If you do not receive your notification packet, please contact Ellen Meyer at the diocesan office 209-576-0104 or Thank you.

From the Diocesan Office…


Please mark your calendar for these upcoming meetings and events. Watch for additional details in the Friday Reflection.

  • Standing Committee Meeting, July 27, 2013, 11;00 a.m., Holy Family, Fresno
  • Festival Welcoming Eucharist, July 28, 2013, 4:00 p.m., St. Paul’s, Bakersfield
  • Parish and Mission Audit Committee Meeting, August 1, 2013, 1:00 p.m., St. Paul’s, Modesto
  • Diocesan Council Teleconference Meeting, August 13, 2013, 6:00 p.m.
  • Sustainability Committee Meeting, August 17, 2013, 9:00 a.m., Holy Family, Fresno
  • Standing Committee Meeting, August 17, 2013, 11:00 a.m., Holy Family, Fresno
  • Celebration of Ministry Retreat, August 30 through September 1, 2013, ECCO
  • Festival Welcoming Eucharist, September 8, 2013, 4:00 p.m., St. James, Sonora
  • Northern Deanery Clericus, September 10, 2013, 11:00 a.m., St Matthew’s,San Andreas


Do you wish to see what else the Diocese is up to? Click here for The Episcopal Diocese of San Joaquin calendar.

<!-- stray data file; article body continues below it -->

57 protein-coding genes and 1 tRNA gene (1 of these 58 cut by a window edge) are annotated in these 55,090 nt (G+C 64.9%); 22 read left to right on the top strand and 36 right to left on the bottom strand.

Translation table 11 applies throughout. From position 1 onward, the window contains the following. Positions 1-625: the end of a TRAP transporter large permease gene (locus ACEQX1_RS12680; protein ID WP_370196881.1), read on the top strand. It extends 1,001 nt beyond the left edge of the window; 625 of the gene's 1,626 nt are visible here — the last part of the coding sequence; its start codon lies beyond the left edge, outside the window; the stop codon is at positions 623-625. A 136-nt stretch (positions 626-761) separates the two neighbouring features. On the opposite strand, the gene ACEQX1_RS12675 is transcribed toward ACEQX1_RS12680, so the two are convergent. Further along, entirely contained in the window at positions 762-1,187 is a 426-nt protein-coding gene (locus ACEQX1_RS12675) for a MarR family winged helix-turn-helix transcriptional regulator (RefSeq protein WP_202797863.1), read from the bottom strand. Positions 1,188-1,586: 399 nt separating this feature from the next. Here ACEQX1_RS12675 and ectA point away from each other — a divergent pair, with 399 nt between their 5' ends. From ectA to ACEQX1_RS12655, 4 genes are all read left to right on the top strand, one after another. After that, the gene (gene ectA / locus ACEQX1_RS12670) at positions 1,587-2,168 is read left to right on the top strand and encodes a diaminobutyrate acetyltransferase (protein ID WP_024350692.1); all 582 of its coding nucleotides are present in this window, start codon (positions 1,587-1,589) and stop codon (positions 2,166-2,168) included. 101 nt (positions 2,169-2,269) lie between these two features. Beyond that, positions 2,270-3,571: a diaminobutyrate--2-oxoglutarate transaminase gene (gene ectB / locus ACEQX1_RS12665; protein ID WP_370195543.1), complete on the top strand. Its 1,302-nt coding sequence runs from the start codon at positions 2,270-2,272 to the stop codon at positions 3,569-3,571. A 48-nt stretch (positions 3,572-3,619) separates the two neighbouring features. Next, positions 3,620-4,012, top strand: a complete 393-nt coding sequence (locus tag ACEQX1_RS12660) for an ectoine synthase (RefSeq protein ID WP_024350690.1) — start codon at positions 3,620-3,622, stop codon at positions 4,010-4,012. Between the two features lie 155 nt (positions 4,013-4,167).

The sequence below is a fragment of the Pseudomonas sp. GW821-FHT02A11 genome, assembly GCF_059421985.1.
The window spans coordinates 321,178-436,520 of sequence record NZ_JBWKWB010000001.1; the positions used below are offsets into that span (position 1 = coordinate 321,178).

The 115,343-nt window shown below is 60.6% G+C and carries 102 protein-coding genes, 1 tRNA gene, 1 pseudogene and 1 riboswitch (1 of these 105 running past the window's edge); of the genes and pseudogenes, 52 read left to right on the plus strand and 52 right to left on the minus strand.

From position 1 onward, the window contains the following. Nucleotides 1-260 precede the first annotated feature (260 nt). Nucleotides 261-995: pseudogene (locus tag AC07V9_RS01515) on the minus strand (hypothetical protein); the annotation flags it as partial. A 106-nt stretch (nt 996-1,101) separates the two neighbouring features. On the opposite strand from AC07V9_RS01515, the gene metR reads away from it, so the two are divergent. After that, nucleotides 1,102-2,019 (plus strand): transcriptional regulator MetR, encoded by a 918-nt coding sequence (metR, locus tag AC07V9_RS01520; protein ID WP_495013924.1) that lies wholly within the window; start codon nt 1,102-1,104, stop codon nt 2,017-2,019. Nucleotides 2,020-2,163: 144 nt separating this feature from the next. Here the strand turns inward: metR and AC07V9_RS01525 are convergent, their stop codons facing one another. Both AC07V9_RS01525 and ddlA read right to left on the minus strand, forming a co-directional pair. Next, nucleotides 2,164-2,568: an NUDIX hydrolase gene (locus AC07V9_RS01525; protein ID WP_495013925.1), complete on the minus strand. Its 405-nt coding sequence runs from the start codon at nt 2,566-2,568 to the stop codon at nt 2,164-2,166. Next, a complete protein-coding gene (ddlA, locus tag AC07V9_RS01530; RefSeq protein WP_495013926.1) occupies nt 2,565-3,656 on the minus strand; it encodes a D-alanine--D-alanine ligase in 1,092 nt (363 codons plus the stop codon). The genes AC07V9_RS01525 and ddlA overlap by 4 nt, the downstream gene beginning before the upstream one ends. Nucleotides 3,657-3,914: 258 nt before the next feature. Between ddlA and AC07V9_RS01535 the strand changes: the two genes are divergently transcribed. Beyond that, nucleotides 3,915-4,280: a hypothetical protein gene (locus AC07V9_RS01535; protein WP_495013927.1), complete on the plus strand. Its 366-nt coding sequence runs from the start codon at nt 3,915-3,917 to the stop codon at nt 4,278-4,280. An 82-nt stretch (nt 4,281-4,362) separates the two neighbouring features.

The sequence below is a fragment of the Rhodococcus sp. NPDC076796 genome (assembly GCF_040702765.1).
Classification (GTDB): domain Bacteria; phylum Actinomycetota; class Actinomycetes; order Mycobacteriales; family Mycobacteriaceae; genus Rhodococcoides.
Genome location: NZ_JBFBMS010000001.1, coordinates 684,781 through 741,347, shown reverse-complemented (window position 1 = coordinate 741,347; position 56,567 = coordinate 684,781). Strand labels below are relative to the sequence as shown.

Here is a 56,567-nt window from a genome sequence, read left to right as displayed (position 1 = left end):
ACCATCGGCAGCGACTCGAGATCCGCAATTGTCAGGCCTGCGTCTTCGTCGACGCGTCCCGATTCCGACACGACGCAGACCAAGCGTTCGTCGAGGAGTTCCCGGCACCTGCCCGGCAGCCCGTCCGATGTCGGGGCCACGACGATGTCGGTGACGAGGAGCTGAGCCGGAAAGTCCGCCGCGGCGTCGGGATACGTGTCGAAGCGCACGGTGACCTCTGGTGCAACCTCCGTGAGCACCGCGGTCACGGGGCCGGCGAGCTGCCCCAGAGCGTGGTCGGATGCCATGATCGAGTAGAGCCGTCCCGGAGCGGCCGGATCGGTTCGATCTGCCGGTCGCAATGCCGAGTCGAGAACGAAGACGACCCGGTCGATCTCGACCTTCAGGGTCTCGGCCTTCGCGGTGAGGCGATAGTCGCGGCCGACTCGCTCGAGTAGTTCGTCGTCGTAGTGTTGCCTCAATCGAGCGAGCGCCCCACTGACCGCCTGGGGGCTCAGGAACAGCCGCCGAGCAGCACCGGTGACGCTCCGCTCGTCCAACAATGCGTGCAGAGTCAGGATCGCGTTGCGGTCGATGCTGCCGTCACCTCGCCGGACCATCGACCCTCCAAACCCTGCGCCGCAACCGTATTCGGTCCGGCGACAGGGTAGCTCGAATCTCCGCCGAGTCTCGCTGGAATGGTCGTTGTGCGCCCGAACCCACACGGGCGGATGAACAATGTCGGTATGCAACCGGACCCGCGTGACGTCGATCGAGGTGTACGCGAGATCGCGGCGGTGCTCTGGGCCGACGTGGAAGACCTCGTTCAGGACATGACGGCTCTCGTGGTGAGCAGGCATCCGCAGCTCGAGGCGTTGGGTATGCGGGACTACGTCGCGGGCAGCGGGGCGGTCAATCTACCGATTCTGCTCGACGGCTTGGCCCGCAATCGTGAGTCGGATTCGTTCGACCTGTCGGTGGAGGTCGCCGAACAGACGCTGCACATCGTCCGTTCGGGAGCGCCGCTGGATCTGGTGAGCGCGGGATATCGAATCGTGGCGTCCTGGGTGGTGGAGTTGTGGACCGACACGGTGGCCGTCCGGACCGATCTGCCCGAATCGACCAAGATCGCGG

From our Parishes and Missions…

  Christ the King

2nd Annual Raise the Roof


Saturday August 24, 2013

5:30 p.m.

(Doors will open at 5:00 p.m.)

6443 Estelle Avenue

Riverbank, CA 95367

Live Music

The Fun Strummers

Nails of Glory





1940s radio comedy form the evenings emcee Phil Schmitt

Italian catered dinner with dessert.

Wine glasses are available for $10 each and include two tickets for wine pours.

Tickets: Adults for $25.00

 Children 12 and under for $12.00

For more information  call Christ the King at 209-869-1075 or find us on Face book: Christ the King Community Episcopal Churc

Christian Rock Band BOOK


For our Diocesan Prayer Calendar…. click here

Bishop’s and Canon’s Calendars…

Bishop Talton’s Calendar